I had not entered a quilt into a quilt competition for over a year. I’m not sure why. I had just been focusing on my Windows series for most of the year. It’s hard to focus your attention on creating a body of work plus have the time to respond to all the calls for entry. Also, I wasn’t sure that my new direction would be recognized or understood by quilt show judges.
As art quilters, we walk this narrow line between the art world and the quilting world. Sometimes I feel like we are looked at as though we are strange creatures by both sides. Nevertheless, I decided to enter two quilts into the Quilting and Sewing Fest of New Jersey this year.
I was pleased to learn that both quilts got a ribbon. Autumn Windows won Best Innovative Style Quilt.
Dialogue won Judges Choice.
I’m grateful for the positive comments from the judges and for the acknowledgement that there is a place for new direction in the quilt competition world.
I still have lots to learn from the technical precision of the traditional quilting realm. One comment spoke to the fact that Dialogue had not been “blocked”. No, I’ve never blocked any of my quilts. Blocking means you soak the quilt in a bath tub and then lay it out completely flat to dry. This is done before binding or facing the quilt. I probably will never block a quilt since I use a lot of silk but I do understand that the goal is a quilt which lays completely flat against the wall. I’ve often redone facings to make them shorter when I’ve realized one side of the quilt has a slight wave to the edge. Sure enough, when I took “Dialogue” out of the box upon it’s return from quilt fest, it had a slight wave on one side. Back to shortening that facing a little bit!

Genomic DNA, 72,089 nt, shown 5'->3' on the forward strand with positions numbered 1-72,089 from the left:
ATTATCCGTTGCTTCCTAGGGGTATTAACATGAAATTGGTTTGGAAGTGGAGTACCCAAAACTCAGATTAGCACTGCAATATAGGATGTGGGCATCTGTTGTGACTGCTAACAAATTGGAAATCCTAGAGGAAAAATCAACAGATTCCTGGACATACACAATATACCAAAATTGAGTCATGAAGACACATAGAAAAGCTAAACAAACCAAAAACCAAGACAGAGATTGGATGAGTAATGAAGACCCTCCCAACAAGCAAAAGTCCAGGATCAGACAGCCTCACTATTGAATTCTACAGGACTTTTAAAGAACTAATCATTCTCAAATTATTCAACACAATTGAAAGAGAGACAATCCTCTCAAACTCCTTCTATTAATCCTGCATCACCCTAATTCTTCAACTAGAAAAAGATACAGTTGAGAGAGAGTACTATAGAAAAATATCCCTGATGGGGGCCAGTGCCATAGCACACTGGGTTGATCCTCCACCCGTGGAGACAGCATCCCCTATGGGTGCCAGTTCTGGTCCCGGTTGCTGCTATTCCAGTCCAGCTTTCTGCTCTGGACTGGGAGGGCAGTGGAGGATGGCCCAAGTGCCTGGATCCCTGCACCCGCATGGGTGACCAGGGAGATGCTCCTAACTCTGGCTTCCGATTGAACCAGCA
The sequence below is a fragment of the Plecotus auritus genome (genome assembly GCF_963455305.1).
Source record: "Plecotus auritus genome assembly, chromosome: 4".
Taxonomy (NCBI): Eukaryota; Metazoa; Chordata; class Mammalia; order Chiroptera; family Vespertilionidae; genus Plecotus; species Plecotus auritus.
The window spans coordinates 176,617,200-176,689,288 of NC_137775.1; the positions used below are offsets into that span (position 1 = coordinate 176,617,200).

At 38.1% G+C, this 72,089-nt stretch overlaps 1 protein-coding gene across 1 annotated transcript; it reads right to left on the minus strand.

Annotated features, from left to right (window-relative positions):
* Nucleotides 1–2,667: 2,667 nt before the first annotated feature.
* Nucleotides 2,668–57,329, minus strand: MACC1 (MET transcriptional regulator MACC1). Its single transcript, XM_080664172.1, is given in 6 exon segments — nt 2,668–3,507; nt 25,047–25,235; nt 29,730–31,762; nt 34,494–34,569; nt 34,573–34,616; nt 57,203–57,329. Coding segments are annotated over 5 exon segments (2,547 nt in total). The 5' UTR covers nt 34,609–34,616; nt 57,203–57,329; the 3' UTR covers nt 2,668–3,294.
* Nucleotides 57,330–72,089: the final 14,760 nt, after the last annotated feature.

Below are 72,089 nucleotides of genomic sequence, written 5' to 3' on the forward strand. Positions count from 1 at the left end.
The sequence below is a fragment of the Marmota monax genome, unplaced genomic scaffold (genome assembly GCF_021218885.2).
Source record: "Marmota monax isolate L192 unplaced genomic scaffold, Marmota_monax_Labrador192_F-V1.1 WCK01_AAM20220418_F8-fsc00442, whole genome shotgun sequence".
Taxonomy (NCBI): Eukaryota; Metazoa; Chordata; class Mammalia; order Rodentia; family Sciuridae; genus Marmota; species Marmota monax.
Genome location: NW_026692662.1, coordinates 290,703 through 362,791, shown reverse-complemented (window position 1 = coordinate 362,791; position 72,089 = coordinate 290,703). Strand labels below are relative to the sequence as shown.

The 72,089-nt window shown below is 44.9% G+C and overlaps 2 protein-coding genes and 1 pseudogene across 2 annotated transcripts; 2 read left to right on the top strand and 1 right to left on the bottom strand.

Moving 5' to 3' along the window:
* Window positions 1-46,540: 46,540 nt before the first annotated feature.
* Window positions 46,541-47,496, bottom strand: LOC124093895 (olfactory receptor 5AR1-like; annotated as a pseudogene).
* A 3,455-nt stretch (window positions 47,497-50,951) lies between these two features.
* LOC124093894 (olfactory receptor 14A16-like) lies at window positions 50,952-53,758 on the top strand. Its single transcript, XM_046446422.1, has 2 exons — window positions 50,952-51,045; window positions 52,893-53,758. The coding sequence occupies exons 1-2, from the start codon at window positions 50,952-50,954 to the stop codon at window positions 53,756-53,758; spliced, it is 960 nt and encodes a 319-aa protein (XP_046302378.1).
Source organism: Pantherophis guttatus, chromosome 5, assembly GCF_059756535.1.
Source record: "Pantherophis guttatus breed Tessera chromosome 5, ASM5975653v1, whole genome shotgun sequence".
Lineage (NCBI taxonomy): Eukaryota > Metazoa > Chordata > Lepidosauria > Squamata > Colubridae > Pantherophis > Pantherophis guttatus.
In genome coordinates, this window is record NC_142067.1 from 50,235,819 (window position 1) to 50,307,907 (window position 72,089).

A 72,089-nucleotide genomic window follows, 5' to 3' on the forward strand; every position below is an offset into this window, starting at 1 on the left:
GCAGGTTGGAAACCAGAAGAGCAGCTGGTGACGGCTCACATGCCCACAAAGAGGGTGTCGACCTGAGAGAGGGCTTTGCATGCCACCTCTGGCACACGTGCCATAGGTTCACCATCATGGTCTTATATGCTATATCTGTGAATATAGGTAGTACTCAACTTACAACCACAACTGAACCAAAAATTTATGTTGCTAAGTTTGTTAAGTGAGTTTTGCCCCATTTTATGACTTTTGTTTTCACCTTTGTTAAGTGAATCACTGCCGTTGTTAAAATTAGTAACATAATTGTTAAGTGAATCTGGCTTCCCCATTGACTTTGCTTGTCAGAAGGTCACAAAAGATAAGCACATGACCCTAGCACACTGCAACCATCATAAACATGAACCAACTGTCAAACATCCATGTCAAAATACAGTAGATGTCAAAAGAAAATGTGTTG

My new venture will start in a few weeks when I teach my first quilting workshop at NeedleChasers of Chevy Chase. We’ll be learning the art of couching (stitching) yarn to the quilt surface for added definition and texture. I’ve presented lectures to quilt guilds and have learned to relax in front of a crowded room. How is it that I’ve performed music so many times in public but lecturing could be so terrifying? The first time was torture but now it’s very enjoyable.
The new part of this is teaching a quilting class in a more intimate setting. I love my craft and can’t wait to show others how I make it. I’ve also taught music for years so the instruction part is also not a problem. I’ve been told that some of what I consider “easy” is not so for others. I also work very fast. I hope I’ll be able to break down construction elements into easy to understand increments so that it becomes easy for everyone. Wish me luck!
I currently have one lecture and two workshop topics to offer and you can find them here.